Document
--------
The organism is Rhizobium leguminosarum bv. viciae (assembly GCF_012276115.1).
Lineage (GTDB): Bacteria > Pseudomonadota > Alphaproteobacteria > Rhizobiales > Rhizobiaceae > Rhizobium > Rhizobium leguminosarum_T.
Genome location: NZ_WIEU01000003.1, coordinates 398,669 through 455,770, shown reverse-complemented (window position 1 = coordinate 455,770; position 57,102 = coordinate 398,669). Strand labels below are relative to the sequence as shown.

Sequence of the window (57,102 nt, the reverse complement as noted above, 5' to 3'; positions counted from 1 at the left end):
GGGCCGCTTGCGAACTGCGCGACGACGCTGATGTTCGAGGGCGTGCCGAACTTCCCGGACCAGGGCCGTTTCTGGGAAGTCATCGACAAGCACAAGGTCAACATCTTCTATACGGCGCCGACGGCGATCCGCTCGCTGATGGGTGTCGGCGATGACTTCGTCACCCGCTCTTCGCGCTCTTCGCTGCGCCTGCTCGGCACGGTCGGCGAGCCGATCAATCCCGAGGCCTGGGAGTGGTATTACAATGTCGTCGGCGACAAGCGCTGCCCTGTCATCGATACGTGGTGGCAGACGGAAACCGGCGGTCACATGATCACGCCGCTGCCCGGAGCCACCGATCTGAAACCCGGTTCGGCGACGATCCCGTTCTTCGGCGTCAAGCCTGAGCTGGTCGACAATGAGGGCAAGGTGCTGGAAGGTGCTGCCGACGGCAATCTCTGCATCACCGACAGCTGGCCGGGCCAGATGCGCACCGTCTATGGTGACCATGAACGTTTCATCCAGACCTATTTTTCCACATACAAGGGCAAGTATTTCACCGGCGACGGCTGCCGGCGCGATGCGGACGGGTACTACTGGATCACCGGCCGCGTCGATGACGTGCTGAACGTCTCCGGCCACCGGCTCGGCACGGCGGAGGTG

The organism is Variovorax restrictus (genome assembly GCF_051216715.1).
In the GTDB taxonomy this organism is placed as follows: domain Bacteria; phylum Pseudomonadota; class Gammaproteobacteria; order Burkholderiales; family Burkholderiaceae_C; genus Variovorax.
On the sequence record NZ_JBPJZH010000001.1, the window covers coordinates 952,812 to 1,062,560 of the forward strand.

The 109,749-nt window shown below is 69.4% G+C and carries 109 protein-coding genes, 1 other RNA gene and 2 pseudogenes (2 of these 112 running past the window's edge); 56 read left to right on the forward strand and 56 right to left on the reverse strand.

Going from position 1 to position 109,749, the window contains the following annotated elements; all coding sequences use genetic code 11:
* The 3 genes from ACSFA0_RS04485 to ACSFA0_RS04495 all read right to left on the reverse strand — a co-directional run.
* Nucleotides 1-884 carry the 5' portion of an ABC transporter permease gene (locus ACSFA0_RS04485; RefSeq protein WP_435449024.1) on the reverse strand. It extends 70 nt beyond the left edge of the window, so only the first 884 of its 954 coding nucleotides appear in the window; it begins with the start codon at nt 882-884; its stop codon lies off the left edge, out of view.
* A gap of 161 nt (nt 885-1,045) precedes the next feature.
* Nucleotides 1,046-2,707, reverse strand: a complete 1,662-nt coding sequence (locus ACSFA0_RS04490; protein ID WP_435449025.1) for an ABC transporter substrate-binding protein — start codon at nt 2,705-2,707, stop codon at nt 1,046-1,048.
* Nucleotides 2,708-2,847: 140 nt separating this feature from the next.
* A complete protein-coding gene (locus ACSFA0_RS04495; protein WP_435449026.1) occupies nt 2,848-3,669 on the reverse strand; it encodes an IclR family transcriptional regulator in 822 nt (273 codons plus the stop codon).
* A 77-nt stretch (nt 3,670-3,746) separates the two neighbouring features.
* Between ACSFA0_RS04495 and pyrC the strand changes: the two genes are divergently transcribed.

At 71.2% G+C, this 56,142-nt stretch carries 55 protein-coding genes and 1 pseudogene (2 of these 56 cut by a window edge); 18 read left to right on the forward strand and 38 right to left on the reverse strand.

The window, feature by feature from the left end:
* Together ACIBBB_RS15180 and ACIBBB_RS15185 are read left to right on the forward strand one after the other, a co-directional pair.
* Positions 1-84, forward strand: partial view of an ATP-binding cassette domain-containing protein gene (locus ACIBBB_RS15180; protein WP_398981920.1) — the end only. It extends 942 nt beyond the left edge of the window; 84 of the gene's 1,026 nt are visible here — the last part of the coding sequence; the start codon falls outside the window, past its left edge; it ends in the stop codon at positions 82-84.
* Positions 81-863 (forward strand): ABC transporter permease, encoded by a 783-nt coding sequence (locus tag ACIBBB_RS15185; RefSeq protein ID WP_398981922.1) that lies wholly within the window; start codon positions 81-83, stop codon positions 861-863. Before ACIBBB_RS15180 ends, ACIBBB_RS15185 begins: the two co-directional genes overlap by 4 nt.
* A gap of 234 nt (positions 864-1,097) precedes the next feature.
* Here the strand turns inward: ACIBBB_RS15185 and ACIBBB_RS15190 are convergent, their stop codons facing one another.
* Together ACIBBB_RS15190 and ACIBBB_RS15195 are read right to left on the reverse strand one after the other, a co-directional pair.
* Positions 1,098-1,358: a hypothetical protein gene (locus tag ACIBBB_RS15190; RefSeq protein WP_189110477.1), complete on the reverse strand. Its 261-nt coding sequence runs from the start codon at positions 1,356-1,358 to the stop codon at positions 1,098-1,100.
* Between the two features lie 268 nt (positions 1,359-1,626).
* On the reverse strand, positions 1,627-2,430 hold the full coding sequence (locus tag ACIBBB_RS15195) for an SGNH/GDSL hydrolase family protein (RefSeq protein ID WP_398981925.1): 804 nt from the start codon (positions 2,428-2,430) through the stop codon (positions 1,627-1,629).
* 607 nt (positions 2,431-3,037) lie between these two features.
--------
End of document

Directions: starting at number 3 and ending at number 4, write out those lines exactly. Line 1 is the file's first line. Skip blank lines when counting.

Genome location: NZ_WIEU01000003.1, coordinates 398,669 through 455,770, shown reverse-complemented (window position 1 = coordinate 455,770; position 57,102 = coordinate 398,669). Strand labels below are relative to the sequence as shown.

Sequence of the window (57,102 nt, the reverse complement as noted above, 5' to 3'; positions counted from 1 at the left end):